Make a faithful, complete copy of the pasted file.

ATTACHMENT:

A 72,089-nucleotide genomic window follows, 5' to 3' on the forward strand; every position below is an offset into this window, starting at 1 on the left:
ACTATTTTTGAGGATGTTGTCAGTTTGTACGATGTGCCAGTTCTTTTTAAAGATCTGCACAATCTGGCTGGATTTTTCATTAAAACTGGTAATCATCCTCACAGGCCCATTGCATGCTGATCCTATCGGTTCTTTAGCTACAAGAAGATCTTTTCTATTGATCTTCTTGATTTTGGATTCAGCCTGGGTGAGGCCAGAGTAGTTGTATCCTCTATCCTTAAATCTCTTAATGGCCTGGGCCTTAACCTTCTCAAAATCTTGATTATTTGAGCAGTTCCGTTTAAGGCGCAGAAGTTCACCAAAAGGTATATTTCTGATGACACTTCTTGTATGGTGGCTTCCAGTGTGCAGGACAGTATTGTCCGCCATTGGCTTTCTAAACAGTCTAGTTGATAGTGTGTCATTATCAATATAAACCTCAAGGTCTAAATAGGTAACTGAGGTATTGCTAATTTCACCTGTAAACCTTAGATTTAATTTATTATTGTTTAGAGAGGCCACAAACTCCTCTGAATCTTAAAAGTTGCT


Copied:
A 72,089-nucleotide genomic window follows, 5' to 3' on the forward strand; every position below is an offset into this window, starting at 1 on the left:
ACTATTTTTGAGGATGTTGTCAGTTTGTACGATGTGCCAGTTCTTTTTAAAGATCTGCACAATCTGGCTGGATTTTTCATTAAAACTGGTAATCATCCTCACAGGCCCATTGCATGCTGATCCTATCGGTTCTTTAGCTACAAGAAGATCTTTTCTATTGATCTTCTTGATTTTGGATTCAGCCTGGGTGAGGCCAGAGTAGTTGTATCCTCTATCCTTAAATCTCTTAATGGCCTGGGCCTTAACCTTCTCAAAATCTTGATTATTTGAGCAGTTCCGTTTAAGGCGCAGAAGTTCACCAAAAGGTATATTTCTGATGACACTTCTTGTATGGTGGCTTCCAGTGTGCAGGACAGTATTGTCCGCCATTGGCTTTCTAAACAGTCTAGTTGATAGTGTGTCATTATCAATATAAACCTCAAGGTCTAAATAGGTAACTGAGGTATTGCTAATTTCACCTGTAAACCTTAGATTTAATTTATTATTGTTTAGAGAGGCCACAAACTCCTCTGAATCTTAAAAGTTGCT